The first storm of this week will brought rain to the Boston area Tuesday. However, storms on Thursday and Saturday have a chance of bringing some snow to the area.
Temperatures will be well above freezing through the day Wednesday, so no real problems from snow and ice are in store through then.
A storm moving in from the Midwest will weaken reaching the area Wednesday into Wednesday night.
Just enough cold air will move by Thursday to support snow or a mix of snow and rain.
The problem is a storm may be too far offshore to tap lingering moisture and bring snow in the first place, let alone bring heavy snow.
If it were to snow with the storm Thursday in New England, chances are it would not be a major snowfall and the snow would be spotty in nature.
AccuWeather.com meteorologists will continue to monitor the potential for snow Thursday, as well as a storm on Saturday.
The weather will be significantly colder this coming weekend, but not nearly as cold as the arctic outbreak of earlier in January.
Tune in to AccuWeather Live Mornings every weekday at 7 a.m. EST. We will be talking about the storms this week, any chance of snow and the return of colder air.
Tropical Depression Eight could become a tropical storm while brushing the North Carolina coast with rough surf, downpours and locally gusty thunderstorms early this week.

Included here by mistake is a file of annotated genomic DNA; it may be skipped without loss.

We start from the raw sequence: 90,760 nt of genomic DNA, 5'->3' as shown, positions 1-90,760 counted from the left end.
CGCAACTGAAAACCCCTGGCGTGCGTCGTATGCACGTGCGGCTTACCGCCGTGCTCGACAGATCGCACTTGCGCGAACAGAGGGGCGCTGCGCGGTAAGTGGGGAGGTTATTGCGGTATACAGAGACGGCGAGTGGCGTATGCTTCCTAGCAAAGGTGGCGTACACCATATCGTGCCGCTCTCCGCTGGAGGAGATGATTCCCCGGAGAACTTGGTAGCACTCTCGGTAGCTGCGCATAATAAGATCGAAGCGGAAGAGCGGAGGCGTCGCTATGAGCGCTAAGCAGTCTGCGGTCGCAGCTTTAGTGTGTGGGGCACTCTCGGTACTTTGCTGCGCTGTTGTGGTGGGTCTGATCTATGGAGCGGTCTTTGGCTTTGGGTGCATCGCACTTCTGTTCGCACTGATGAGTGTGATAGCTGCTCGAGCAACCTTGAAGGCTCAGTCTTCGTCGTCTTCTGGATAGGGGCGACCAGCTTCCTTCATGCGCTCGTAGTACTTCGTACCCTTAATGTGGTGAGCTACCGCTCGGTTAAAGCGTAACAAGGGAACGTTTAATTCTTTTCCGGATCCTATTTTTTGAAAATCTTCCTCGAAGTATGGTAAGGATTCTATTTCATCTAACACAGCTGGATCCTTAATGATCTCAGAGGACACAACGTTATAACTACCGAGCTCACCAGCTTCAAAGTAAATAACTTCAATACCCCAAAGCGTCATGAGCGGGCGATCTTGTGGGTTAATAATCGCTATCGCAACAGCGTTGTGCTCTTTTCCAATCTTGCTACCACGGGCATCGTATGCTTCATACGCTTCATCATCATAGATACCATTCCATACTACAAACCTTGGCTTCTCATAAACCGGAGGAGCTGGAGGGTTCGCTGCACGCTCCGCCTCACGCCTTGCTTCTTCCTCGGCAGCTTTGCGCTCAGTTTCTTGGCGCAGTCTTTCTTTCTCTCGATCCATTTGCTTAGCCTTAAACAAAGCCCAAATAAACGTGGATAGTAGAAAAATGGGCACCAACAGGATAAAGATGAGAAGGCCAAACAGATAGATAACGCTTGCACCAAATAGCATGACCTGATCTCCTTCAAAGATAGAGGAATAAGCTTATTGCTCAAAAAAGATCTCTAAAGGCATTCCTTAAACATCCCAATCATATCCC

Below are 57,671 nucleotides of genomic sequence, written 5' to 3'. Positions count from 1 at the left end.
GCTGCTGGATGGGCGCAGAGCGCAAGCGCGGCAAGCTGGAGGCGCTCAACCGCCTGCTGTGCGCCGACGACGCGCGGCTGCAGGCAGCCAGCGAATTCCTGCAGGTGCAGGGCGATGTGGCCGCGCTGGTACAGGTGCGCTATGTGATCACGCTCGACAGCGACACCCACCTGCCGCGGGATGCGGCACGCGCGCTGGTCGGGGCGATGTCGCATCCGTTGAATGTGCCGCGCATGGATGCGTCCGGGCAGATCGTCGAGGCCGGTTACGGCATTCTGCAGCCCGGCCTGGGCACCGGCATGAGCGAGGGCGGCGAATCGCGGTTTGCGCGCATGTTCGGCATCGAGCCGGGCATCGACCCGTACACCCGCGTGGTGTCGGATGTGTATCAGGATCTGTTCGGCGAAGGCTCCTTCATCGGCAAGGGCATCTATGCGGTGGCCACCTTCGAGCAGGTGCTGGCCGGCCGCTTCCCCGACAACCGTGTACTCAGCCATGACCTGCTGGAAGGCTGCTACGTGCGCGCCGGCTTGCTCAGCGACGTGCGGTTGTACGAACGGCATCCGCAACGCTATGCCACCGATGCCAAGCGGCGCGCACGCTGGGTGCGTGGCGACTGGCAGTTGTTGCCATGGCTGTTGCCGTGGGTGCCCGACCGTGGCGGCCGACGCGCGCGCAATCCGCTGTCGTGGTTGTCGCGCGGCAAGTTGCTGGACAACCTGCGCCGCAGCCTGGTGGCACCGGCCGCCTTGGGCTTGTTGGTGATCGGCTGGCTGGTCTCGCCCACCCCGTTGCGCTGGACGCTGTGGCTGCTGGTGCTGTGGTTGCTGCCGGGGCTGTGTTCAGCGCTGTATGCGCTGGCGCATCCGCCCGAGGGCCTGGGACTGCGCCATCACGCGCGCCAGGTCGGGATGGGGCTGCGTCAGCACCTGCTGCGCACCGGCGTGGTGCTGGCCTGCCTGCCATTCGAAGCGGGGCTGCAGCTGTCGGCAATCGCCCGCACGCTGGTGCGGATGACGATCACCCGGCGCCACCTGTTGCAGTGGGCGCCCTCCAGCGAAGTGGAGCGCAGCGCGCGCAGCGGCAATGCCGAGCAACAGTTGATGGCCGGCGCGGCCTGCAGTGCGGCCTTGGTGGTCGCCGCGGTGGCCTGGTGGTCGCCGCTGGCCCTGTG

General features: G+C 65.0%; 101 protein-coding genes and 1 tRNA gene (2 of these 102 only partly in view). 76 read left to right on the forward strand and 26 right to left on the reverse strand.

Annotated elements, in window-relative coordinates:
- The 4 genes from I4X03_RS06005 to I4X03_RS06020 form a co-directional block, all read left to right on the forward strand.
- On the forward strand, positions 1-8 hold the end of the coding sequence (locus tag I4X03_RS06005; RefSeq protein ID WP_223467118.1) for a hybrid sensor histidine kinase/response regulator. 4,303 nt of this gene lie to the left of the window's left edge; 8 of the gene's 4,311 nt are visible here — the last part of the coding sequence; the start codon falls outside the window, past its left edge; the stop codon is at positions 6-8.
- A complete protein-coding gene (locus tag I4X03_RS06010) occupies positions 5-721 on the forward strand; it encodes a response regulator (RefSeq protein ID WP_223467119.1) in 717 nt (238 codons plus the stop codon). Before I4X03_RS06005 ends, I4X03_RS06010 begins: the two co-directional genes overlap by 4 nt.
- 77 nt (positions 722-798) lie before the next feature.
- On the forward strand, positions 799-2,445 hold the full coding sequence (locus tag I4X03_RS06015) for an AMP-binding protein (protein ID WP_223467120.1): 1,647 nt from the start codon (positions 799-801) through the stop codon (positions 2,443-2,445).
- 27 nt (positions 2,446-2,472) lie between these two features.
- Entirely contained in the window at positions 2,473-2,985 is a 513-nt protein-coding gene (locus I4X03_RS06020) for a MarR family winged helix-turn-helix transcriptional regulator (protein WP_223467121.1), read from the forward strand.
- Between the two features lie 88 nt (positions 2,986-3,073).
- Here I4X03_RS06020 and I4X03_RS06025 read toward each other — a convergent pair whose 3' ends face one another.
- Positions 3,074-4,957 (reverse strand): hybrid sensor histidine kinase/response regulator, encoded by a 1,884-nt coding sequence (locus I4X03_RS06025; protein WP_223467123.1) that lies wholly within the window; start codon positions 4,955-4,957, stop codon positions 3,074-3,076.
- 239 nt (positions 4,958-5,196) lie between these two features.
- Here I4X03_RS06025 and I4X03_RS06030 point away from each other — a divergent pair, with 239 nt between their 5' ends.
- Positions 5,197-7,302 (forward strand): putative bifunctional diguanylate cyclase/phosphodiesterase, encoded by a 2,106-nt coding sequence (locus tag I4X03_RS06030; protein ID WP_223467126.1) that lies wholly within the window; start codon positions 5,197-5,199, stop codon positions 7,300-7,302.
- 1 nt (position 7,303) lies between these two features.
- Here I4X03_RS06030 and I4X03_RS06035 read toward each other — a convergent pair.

Following several stretches of unseasonable heat in August, September is set to yield lower temperatures across the United Kingdom.
Tropical Depression Nine developed just south of Florida on Sunday and will turn toward the northeastern Gulf Coast of the United States later this week.
Another strong tropical disturbance will move off the coast of Africa early this week and bears watching for strengthening and impact on the Caribbean and the United States during September.
Typhoon Lionrock is poised to make landfall in Japan on Tuesday afternoon local time with heavy rainfall, damaging winds and an inundating storm surge.
Following a stormy weekend across Germany, a period of dry and more seasonable weather is in store this week.
Pittsburgh, PA (1982)
39 degrees, coldest ever in August.
Anchorage, AK (1989)
A total of 9.6 inches of rain -- wettest August on record.
New England (1816)
"Year in which there was no summer", otherwise known to weather historians as "1800 and frozen to death" killing frost once again damages sparse corn corp in northern New England...loss of this and other crops led to severe famine in much of New England that winter...and helped spur western migration in spring of 1817.